Timing life

Issue: BCMJ, vol. 59 , No. 2 , March 2017 , Pages 79 Editorials

I need to preface this editorial with a huge disclaimer: I am wholly unqualified to opine on the subject of mothers in medicine. Let’s see if I can write this without putting the proverbial foot in the mouth.


I need to preface this editorial with a huge disclaimer: I am wholly unqualified to opine on the subject of mothers in medicine. Let’s see if I can write this without putting the proverbial foot in the mouth.

I teach second-year family medicine residents as part of their mandatory 8-week rural rotation. Although my practice is located on the periphery of Metro Vancouver, my type of practice has many of the characteristics of a rural family practice and is considered by the UBC Faculty of Medicine to be a suitable alternative for family medicine residents who are not able to leave the Lower Mainland due to medical or personal reasons. As a result, many of my residents are pregnant or new parents. I am happy to accommodate them, but now I have started to wonder how accommodating our profession is to mothers in medicine as a whole.

I have done an informal survey of some residents and colleagues on this topic. It seems that there is little accommodation if you are pregnant in medical school. Residents have expressed to me that they have been discouraged from having a baby during medical school. Although universities may now have official policies on this, the prevailing perception is that it’s not a great idea from an academic standpoint. One resident told me that she was only allowed to take a maximum of 6 weeks of medical leave. There was no maternity leave a few years ago. Now, I believe, some medical students returning after maternity leave do a weekly review of concepts and clinical skills and are able to shadow an attending physician for a while.

It is not uncommon for residents to choose residency as the best time for getting pregnant. Again, there are policies to guide administrators and program directors. I think we are ahead of our US counterparts in this area, especially in the surgical disciplines. In practical terms, however, residents feel that exactly how much accommodation is made for them is often up to their program director and site director.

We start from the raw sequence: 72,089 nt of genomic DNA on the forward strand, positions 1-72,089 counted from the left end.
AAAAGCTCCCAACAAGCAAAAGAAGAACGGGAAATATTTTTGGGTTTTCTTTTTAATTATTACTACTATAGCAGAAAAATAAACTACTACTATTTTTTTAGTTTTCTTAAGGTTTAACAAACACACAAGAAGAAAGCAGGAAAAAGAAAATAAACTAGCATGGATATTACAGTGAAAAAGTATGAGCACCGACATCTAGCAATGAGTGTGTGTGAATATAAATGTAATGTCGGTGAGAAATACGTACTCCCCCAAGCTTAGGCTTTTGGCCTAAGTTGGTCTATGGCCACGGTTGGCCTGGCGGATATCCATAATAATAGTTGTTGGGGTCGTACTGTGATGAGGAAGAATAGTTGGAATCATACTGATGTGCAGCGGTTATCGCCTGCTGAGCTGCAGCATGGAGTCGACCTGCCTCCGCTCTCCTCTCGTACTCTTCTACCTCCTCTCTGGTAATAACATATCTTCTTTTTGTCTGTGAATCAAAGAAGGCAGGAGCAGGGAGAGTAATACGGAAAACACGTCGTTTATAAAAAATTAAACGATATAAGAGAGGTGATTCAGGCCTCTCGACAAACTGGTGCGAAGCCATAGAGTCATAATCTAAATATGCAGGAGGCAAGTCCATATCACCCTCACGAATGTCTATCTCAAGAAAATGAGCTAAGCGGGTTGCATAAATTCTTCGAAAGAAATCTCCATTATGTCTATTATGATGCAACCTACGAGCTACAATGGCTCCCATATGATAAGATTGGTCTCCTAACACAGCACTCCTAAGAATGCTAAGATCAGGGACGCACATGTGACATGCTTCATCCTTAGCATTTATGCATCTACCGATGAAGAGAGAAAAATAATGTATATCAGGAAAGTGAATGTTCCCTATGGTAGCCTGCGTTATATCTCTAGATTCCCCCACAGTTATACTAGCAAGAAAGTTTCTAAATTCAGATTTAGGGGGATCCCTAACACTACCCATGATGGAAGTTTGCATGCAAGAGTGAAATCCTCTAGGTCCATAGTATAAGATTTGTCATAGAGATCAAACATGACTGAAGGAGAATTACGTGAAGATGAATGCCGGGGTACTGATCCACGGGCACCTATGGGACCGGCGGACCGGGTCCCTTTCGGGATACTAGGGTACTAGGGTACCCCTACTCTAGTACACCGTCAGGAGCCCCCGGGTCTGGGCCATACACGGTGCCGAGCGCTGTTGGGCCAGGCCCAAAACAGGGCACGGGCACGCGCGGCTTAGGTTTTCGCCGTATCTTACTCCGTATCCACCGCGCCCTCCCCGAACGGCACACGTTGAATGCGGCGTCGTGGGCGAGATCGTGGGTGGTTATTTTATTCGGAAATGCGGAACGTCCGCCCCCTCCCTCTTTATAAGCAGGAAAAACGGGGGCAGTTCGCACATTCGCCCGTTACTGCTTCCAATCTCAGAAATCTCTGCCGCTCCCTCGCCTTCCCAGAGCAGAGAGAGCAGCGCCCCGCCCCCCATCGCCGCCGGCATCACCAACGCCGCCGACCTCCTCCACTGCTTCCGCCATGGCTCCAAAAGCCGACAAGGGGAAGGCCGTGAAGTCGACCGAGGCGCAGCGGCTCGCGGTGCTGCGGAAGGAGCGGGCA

There were some common themes that arose from our discussions: maternity leave can be very isolating for residents, reentering residency can be very challenging, residents usually return to residency off-cycle so their program needs to be tailored to suit them, some of them may need to pump breast milk while working and time needs to be set aside for this. As a side note, apparently, BC Women’s and Royal Columbian Hospitals have facilities on site for staff to pump.

Program directors need to be considerate and flexible toward residents who are returning from maternity leave. Although many program directors may be from the “when we” generation, it would not be a good idea for them to consider this issue in the light of their own experiences but rather to deal with residents in the enlightenment of today and, perhaps, tomorrow.

This also got me thinking about residents coming back part-time to complete their residency. Apparently this is not a new idea and does exist in some residency programs. I think this is an excellent idea for some residents, considering that many doctors may choose to work part-time when in practice. This may also allow programs to expand their number of residency positions and have one slot filled by two half-time residents. This obviously prolongs their training and may be more challenging in some programs, but it is a good way for residents to balance all of their responsibilities.

It is obviously very important for residents to know their rights, advocate for themselves, and be proactive. Getting advice from colleagues who have been on similar journeys is very useful. Drs Cynthia Verchere (www.bcmj.org/editorials/biology-vs-career) and Jeevyn Chahal (www.bcmj.org/editorials/quest-superdoc) have written great editorials in this journal that are pertinent to the discussion. 
—DBC

David B. Chapman, MBChB. Timing life. BCMJ, Vol. 59, No. 2, March, 2017, Page(s) 79 - Editorials.



Above is the information needed to cite this article in your paper or presentation. The International Committee of Medical Journal Editors (ICMJE) recommends the following citation style, which is the now nearly universally accepted citation style for scientific papers:
Halpern SD, Ubel PA, Caplan AL, Marion DW, Palmer AM, Schiding JK, et al. Solid-organ transplantation in HIV-infected patients. N Engl J Med. 2002;347:284-7.

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